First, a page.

Okay, momentary time out there for our vacation, return home with colds, and final weeks of Obamacare enrollment (a huge part of my job). Enrollment ended at midnight last night and I was on site to see the end. It was pretty neat but I’m hopeful to get some small semblance of our schedule and routine back…haha. I have lots to write about our trip and Luke’s new tricks, but I’m still uploading/editing pictures. In the meantime though, while it’s fresh in my mind, I wanted to write about flying with a tot since, even after all the articles I read, there were still a few things we did that worked really well. Now that we’ve had four 5+ hour flights, I feel confident sharing what I came up with along the way.
Choose your seats carefully. We’re tall people, so even without a child, if we can spring for the business class seats, we usually do. I have to say that when traveling with a child it is money well spent. Consider it practice for that third ticket you’ll be buying before long. We actually had the first row behind first class which feels like it has more space than the exit rows. Not only was Luke able to stand in front of our seats and even sit and play on the floor, he had one less set of distractions when it came nap time.
Diaper up. I was really dreading changing Luke on the plane. So, I decided to pop an overnight diaper on him and hope for the best. Circumstances being what they were, I had to change him any way but other mothers may have better luck if their children aren’t as….er….regular.
Make a friendly introduction. I’m a friendly person, so I usually wind up chatting with the people sitting near us on a flight. For some reason when traveling with Luke, I’ve felt it really important that people meet him when he’s in a good mood figuring that if he looses his mind they think something more like, “Oh that cute baby is unhappy” instead of “Who let the son of satan on this flight”
Belly up. We had enough puree pouches and puffs to last us two days in the real world, but Luke was content to munch away while we were traveling. I don’t feel too guilty about indulging him when we travel, especially if it’s just a few times a year. I’ll confess, I used to unfairly judge parents who gave their children countless rice puffs thinking that they were placating their children with food. Once I read the caloric content of the puffs, I realized the great game that was afoot. These treats might as well be air. It certainly takes your little one more calories to find, pinch, transfer, chomp and ultimately dissolve those tiny nuggets than it does once you’ve eaten them. A major win in my book.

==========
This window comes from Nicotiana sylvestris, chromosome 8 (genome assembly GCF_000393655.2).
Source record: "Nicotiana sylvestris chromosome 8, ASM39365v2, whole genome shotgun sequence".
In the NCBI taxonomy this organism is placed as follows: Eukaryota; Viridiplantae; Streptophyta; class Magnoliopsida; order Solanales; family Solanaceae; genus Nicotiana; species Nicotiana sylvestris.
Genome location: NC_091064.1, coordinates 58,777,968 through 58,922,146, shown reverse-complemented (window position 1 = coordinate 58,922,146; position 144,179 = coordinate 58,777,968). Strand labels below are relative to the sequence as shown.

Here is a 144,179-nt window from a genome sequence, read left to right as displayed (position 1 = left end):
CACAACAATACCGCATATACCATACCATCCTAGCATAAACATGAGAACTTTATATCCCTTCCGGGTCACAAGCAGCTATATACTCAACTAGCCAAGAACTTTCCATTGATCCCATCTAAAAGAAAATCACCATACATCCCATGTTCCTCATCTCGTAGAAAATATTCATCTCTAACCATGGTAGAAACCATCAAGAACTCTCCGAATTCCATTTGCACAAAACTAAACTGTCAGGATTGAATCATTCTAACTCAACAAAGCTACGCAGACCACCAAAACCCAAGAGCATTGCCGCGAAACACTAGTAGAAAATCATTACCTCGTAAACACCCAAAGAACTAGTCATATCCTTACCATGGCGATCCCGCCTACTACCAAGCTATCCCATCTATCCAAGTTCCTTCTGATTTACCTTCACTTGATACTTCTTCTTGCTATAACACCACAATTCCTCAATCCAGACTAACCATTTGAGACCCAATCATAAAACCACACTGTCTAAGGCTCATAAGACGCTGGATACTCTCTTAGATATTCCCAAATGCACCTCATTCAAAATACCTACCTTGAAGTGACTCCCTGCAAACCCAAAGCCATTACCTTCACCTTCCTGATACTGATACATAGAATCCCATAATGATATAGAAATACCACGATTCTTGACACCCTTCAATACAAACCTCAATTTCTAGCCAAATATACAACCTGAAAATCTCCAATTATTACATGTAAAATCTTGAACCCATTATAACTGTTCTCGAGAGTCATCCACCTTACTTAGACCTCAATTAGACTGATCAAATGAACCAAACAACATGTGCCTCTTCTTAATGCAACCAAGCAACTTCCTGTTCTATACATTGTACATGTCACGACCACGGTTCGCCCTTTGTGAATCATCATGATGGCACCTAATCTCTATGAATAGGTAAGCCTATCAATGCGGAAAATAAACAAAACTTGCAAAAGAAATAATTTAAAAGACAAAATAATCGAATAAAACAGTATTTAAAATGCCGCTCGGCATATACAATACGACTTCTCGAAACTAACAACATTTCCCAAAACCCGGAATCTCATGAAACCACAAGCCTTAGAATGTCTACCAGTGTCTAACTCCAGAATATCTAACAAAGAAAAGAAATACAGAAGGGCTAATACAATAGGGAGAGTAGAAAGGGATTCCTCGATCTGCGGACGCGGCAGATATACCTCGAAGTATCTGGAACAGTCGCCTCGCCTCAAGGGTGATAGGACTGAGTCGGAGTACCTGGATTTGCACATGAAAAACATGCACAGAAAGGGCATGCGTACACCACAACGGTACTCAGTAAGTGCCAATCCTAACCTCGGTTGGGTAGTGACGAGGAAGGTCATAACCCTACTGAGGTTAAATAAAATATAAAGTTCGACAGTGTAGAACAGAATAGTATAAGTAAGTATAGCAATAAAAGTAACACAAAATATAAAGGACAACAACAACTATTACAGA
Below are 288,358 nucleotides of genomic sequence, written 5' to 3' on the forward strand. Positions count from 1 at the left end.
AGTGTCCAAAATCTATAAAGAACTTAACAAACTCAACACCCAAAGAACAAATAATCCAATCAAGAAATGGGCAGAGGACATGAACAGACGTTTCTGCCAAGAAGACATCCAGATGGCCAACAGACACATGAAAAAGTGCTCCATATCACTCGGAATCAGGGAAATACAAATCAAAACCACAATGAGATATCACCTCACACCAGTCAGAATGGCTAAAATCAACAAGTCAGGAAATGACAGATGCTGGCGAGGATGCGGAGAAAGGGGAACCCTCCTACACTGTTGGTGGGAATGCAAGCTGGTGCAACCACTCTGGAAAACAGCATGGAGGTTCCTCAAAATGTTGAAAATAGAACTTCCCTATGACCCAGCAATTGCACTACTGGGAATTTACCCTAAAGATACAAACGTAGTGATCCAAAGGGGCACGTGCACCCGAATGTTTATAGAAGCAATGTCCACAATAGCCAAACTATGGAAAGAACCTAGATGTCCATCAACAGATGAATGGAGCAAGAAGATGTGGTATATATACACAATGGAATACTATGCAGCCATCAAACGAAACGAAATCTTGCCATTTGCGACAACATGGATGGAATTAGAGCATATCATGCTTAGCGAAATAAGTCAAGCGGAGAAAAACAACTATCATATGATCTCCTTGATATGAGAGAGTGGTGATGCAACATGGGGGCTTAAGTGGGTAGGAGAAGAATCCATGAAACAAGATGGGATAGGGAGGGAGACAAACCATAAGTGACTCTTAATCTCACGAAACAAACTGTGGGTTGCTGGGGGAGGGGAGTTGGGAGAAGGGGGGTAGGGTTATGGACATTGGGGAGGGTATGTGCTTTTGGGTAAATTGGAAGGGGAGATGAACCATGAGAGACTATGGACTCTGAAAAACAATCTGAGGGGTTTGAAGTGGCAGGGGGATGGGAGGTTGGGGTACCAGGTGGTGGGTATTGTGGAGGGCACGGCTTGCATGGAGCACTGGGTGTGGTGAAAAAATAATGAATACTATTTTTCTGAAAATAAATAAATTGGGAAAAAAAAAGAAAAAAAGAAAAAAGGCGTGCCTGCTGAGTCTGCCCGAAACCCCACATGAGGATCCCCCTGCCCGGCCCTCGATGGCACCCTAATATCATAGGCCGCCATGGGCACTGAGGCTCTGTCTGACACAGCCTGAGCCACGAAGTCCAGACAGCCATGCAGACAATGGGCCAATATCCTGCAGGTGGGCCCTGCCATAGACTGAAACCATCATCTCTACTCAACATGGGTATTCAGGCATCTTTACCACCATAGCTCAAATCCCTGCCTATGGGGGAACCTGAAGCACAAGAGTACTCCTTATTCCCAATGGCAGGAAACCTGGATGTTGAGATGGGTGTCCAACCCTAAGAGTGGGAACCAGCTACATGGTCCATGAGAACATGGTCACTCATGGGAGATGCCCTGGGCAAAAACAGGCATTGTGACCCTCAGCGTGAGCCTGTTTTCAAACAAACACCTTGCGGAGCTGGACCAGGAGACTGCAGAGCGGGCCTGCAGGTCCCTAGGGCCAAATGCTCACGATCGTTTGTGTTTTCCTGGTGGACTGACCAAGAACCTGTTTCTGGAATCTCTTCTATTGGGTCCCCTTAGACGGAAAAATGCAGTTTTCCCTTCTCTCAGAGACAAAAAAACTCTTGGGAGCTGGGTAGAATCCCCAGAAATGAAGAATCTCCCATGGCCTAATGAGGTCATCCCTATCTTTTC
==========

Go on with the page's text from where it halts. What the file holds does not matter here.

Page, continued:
Know your child and know their sleep. We’ve had to work really hard at getting Luke to sleep through the night. My instinct said that there would be just too much going on for him to rest peacefully on a long night flight. Unfortunately, with the time difference between the coasts and busy holiday travel, we simply couldn’t avoid it when we flew back to LA at Christmas time. The flight left right around Luke’s bedtime and every time he’d nod off, a flight attendant would come by or someone would talk loud enough to wake him up. It was just to much for our little cherub who finally went ballistic about an hour into the flight. No matter what we did, he thrashed and cried. I ended up standing in front of my seat, and rocking him for the longest time, finally after having some more puffs, getting some hair rubs from dad and cuddling back up with mom, he called it a night. Now we know, fly during the day for the happiest experience. The fuss had gone on for so long, that the first class flight attendant came by and not-so-subtly suggested that we buy drinks for the passengers around us, which leads me to my next point…
Only shell out in emergencies. This trend of parents buying off their fellow passengers makes me a little crazy. I’m not above buying someone a drink if my child does something unreasonable, but making it a rule or expectation is just too much for me. Think about all the annoying types of travelers…smelly food eaters, non-stop talkers, people who don’t use headphones, people who should buy multiple seats but don’t, people with stinky dogs…I could go on but I think you get my point. Kids are far from the worst passengers on a plane and the adults around them should be understanding and able to content/distract themselves should the need arise. My plea to my fellow parents is to keep the card in your wallet and allow your fellow passengers to buy their own cocktails.
In addition to the tips above, we followed some other tried and true methods of distraction: walk the plane, meet the flight attendants, watch a movie (or in our case baby einstein), hand over your cell phone, and play lots of games. In the end though, Luke’s greatest distraction was playing with a plastic cup one of the attendants gave him and goofily trying to get the attention of the passengers around us.
We fly again in a few months and I wonder how different that trip will be since he’ll be fully walking. For now though, I’m happy to feel like we have experience under our belts to get us from coast to coast whenever we might need.